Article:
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3617 Allogeneic Stem Cell Transplantation for Relapsed and/or Refractory Hodgkin Lymphoma: A Multicenter Real World Experience

Program: Oral and Poster Abstracts
Session: 732. Allogeneic Transplantation: Disease Response and Comparative Treatment Studies: Poster II
Hematology Disease Topics & Pathways:
Clinical Practice (Health Services and Quality)
Sunday, December 10, 2023, 6:00 PM-8:00 PM

Derya Koyun1*, Uğur Şahin2*, Güldane Cengiz Seval1*, Deniz Gören Şahin3*, Ayla Gökmen2*, Sinem Civriz Bozdağ1*, Selami Kocak Toprak1*, Pervin Topçuoğlu1*, Meltem Kurt Yüksel1*, Önder Arslan1*, Taner Demirer1*, Günhan Gürman1*, Osman İlhan1*, Meral Beksac, MD1, Muhit Özcan1* and Mutlu Arat3

1Ankara University School of Medicine, Hematology Department, Ankara, Turkey
2Medicana International Ankara Hospital, Hematology Department, Ankara, Turkey
3İstanbul Florence Nightingale Hospital, Hematology Department, İstanbul, Turkey

Allogeneic Stem Cell Transplantation for Relapsed and/or Refractory Hodgkin Lymphoma: A Multicenter Real World Experience


Relapsed and/or refractory (R/R) Hodgkin Lymphoma (HL) after autologous stem cell transplant (SCT) is associated with poor outcomes and nearly 50% of patients will ultimately relapse. Novel therapeutic agents such as checkpoint inhibitors (CPIs) (nivolumab, pembrolizumab) and brentuximab vedotin (BV) have both shown considerable activity in this patient population, but allogeneic SCT (alloSCT) maintains its curative potential also in the era of new drugs. Herein we report on our multicenter experience with alloSCT for R/R HL.


Seventy patients with R/R classic HL who underwent alloSCT between 2004 and 2021 in three transplant centers were included. Patients were included between 2004-2010 (era1) in one centre, 2011-2021 (era2) in all centers. Disease response was evaluated according to Lugano classification. Primary end point was post transplant (tx) overall response rate (ORR). Secondary endpoints were overall survival (OS), progression free survival (PFS), non relapse mortality (NRM) and response rates according to parameters especially tx years, and pre/post tx CPIs and/or BV usage.


Patient characteristics are summarized in the Table. Median follow up time after alloSCT was 64 months (range, 40.7-87.3). Post tx disease relapse or progression occurred in 23 patients (33%). The median time to disease relapse was 6.3 months (range, 1-24.5). Twenty nine patients were alive at the analytic date (41%); 23 in complete response (CR) (79%), 4 partial response (PR) (14%), 2 stabl disease (SD) (7%). The 3-year OS, PFS were 39% (95% CI 27.2–50.8) and 28% (95% CI 16.2-39.8), respectively; the day 100 and 1-year NRM rates were 26% (95% 16.2–35.8) and 37% (95% CI 25.2– 48.8), respectively.

According to the tx year, the pre tx response rates were not statistically different between the two eras (p=0.46) but post tx CR rates were significantly higher in era2 (p=0.01). The survival (OS, PFS) analysis and NRM rates demonstrated no difference between both eras, but the PFS was significantly longer in 2016 and after (p=0.03). Patients who received alloSCT between era 1 and era 2 in one and only centre; the survival rates, and NRM were similar across the two eras.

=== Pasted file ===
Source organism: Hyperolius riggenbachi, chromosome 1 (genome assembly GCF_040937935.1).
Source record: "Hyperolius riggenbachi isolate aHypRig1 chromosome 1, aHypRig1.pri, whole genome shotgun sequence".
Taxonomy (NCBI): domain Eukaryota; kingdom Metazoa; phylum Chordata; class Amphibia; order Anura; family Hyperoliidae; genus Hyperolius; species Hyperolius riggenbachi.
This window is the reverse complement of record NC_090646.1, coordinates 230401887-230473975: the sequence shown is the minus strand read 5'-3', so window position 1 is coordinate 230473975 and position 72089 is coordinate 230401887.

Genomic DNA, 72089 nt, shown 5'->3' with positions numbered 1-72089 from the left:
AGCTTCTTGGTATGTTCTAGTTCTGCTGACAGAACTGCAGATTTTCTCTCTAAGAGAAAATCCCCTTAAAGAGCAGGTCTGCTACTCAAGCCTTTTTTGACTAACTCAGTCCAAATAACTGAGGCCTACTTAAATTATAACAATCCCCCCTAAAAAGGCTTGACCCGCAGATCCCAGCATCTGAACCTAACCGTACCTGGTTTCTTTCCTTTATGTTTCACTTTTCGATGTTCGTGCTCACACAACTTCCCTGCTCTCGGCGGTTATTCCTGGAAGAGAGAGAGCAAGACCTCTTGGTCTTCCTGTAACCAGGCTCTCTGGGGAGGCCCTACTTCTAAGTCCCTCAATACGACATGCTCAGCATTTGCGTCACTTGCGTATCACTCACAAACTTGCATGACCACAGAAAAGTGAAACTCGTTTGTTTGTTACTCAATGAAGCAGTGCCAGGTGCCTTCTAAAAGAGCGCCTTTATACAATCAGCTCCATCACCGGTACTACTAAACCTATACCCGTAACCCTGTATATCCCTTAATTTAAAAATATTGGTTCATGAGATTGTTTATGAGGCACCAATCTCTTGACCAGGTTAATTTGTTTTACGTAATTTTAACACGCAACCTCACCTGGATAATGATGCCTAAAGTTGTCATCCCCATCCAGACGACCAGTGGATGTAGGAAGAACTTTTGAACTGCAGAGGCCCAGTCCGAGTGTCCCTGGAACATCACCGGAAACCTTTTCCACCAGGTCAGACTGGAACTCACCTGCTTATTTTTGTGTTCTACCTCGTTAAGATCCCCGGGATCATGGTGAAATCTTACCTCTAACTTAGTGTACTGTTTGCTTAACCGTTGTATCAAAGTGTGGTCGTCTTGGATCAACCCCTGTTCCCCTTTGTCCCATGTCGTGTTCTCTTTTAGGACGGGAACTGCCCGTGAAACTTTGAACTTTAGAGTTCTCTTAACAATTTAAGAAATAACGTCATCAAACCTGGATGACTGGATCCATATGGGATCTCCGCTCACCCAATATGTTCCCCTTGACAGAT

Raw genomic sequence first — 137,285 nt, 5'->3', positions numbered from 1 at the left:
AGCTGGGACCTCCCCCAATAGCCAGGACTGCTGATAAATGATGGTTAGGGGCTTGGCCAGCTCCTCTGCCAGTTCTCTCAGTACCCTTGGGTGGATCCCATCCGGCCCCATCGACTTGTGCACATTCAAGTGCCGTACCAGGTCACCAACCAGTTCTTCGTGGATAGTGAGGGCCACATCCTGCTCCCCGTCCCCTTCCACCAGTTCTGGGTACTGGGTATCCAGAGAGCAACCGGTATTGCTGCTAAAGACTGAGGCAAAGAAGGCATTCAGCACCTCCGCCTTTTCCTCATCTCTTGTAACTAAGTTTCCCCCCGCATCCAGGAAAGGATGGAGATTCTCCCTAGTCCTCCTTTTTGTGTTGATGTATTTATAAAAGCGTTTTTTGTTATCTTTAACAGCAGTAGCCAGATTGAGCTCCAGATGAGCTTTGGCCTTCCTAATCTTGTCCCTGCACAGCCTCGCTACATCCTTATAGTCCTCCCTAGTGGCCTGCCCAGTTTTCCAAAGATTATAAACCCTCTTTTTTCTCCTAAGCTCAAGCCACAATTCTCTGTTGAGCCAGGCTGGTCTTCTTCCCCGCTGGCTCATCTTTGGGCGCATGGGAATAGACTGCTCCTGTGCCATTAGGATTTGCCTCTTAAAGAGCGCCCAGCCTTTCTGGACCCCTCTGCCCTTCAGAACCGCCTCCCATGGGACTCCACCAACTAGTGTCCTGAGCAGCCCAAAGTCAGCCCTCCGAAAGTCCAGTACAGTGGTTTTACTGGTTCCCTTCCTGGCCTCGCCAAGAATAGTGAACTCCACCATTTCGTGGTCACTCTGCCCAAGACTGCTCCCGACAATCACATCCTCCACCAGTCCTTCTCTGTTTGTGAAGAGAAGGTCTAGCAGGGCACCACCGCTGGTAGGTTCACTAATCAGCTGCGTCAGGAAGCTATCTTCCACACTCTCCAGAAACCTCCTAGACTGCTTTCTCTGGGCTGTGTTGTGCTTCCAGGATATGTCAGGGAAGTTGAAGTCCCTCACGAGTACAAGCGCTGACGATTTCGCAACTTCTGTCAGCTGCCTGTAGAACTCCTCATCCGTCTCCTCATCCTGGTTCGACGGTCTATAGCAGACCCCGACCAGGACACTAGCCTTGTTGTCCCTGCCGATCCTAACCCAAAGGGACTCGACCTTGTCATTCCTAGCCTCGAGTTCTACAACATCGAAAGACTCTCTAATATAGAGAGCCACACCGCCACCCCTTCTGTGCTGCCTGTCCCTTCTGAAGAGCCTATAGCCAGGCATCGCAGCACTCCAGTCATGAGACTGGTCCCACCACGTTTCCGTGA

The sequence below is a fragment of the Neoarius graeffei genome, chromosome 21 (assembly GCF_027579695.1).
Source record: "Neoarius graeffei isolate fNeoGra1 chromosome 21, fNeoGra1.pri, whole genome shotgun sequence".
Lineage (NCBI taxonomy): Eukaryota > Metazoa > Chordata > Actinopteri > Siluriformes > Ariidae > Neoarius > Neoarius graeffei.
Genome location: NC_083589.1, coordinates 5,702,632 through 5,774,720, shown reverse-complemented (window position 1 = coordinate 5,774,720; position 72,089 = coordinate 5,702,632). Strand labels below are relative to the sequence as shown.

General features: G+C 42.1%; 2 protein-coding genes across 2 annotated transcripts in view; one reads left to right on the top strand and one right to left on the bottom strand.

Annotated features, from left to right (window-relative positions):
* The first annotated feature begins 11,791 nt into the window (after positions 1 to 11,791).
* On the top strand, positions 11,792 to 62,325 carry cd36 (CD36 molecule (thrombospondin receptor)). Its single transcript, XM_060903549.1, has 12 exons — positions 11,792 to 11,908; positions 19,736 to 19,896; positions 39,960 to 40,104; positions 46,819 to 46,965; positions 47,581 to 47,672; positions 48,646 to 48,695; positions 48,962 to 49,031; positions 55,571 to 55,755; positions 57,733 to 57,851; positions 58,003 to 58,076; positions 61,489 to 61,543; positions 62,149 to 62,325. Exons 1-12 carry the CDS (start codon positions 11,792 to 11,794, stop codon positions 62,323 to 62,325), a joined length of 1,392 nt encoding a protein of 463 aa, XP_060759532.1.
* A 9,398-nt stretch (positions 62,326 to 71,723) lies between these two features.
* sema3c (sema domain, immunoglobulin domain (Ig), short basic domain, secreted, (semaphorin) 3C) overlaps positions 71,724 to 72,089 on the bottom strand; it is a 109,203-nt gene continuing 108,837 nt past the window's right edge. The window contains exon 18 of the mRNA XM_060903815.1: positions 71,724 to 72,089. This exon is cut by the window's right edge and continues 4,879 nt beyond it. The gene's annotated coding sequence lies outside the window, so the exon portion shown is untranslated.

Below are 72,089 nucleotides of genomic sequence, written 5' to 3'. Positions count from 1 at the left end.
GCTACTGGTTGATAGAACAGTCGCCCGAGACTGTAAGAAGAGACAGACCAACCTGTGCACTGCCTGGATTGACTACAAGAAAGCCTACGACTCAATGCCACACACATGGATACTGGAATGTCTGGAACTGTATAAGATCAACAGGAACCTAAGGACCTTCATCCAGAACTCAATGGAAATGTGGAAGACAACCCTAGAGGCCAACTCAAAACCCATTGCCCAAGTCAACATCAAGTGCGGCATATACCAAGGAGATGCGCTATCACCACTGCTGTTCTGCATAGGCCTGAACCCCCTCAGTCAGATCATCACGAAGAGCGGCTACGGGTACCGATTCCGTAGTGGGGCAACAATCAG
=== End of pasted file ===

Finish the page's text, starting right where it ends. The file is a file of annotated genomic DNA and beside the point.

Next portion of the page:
The patients with chemosensitive disease (CR, PR) at the time of alloSCT had more common pre tx BV usage (p=0.03), RIC conditioning regimen (p=0.002), and were with high HCT CI score (p=0.02), while the low proportion of ATG usage (p=0.02). Achievement of a CR at pre tx associated with better OS, PFS, and NRM. Patients in CR at the time of the post tx was associated with significantly improved OS and PFS (p<0.05).

Patients who received BV and CPIs at any point pre and post tx had better OS, PFS and the NRM was low, but not statistically significant. There was a lower NRM rates in the post tx BV (p=0.06) and CPIs (p=0.08) usage.

Regarding to post tx cyclophosphamide (cy) versus ATG usage; patients who received ATG had signicantly shorter OS (p=0.04), an increase in NRM (p=0.01), but similar PFS (p=0.28) compared with those who did not. Patients who received post tx cy had signicantly better OS (p=0.04) and PFS (p=0.05) but similar NRM (p=0.19) compared with those who did not. There was no statistically significant difference in OS, PFS and NRM with regard to the conditioning regimens (RIC and MAC) (p>0.05).

Regarding donor type; the use of pre tx CPIs, TBI in conditioning regimen, and post cy were common for haploidentical (haplo) tx (p<0.05). ATG was used more commonly for matched/mismatched unrelated donor (MUD/MMUD) when compared with matched related donor (MRD) (p<0.001). The incidence of acute graft versus host disease (GVHD) (p=0.09) and chronic GVHD (p=0.002) were higher in patients who received MRD grafts when compared with MUD/MMUD and haplo. Haplo donors had significant better OS (p=0.015) and PFS (p=0.03) compared with MUD/MMUD and MRD. There was a significantly higher NRM in the MUD/MMUD compared with others (p<0.05).


Our results suggest that alloSCT continues to play an important therapeutic role for patients with R/R cHL. The improved outcomes of alloSCT in HL over time, probably due to general improvements in supportive care, a better selection of patients and the arrival of novel therapeutic therapies. The efficacy of alloSCT can be determined by multicenter prospective studies in selected patient groups.

Disclosures: Beksac: Takeda: Speakers Bureau; Sanofi: Speakers Bureau; Menarini: Membership on an entity's Board of Directors or advisory committees; BMS: Speakers Bureau; Janssen: Membership on an entity's Board of Directors or advisory committees, Speakers Bureau.

*signifies non-member of ASH